The Jag Anand is owned by an Indian company, Great Eastern Shipping. While Great Eastern Shipping employed the crew, it says it cannot unilaterally let the ship leave because the vessel had been chartered out to another company, Cargill, which is based in Minneapolis. It, in turn, had sub-chartered the Jag Anand out to another company.
On the other end of the chain are the buyers for the Australian coal on the Jag Anand: the Chinese company Tangshan Baichi Trading. It bought the cargo from an Australian supplier, Anglo American. When contacted, Great Eastern Shipping and Cargill said the buyer was ultimately responsible for deciding if the Jag Anand could move away from the Jingtang port.
“It’s local law that you have to get approval from the port authority to leave, and one of the conditions of that is that you need approval from the receiver,” said Jan Dieleman, president of Cargill’s ocean transport business. He noted that the receiver could have sold the cargo to others, further complicating the approval process.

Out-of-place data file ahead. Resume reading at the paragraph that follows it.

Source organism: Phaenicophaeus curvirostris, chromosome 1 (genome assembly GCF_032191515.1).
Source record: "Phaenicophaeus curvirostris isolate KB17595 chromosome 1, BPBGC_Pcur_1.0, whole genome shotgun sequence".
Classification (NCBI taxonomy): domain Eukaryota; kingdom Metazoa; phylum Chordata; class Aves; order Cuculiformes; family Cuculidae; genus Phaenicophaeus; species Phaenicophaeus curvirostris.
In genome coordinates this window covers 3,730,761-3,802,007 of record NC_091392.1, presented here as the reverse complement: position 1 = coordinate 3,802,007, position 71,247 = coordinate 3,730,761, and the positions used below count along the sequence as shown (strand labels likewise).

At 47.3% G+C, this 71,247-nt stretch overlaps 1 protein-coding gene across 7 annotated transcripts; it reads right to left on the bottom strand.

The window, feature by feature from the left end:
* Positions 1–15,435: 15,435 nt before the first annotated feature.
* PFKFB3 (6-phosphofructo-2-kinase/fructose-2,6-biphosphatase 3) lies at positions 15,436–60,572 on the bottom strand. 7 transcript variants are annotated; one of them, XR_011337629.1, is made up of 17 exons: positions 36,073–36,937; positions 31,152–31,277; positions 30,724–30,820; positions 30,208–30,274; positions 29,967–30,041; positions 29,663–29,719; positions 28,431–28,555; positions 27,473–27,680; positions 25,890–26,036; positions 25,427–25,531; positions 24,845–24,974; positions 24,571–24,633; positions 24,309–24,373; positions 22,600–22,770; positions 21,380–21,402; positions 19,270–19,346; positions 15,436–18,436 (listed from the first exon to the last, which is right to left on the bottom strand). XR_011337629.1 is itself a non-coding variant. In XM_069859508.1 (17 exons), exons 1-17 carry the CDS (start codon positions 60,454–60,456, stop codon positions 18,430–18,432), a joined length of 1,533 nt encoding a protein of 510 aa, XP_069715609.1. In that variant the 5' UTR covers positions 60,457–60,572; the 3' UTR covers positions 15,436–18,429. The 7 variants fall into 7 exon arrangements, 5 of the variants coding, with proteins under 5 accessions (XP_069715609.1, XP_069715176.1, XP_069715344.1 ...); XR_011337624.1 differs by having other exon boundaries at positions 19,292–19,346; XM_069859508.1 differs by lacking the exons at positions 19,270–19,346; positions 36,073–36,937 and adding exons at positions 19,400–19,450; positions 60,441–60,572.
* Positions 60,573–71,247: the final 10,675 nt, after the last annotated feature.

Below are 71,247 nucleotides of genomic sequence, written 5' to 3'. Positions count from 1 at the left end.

Phone calls over two days to contact Tangshan Baichi Trading went unanswered.
The Anastasia is in a similar situation. It flies the Panamanian flag but is owned by Mediterranean Shipping from Switzerland, which chartered out the ship to Jiangsu Steamship, a Chinese company, officials said. The intended receiver of its coal is E-Commodities Holding, incorporated in the British Virgin Islands and listed on the Hong Kong Stock Exchange.
Each company in the chain said it communicated only with one or two other parties it directly dealt with, and they often said they were unclear about the names of others involved. It’s a deliberately convoluted system, according to Dean Summers of the Maritime Union of Australia.
“Everyone points to the person next to them, and no one takes responsibility,” he said.
A week ago, when China’s state-owned Global Times reported that China’s National Development and Reform Commission had given approval for 10 major power enterprises to import coal “without clearance restrictions, except for Australia,” many in Australia interpreted it as formalizing China’s unofficial ban. (The Global Times article has since been deleted from its website.)
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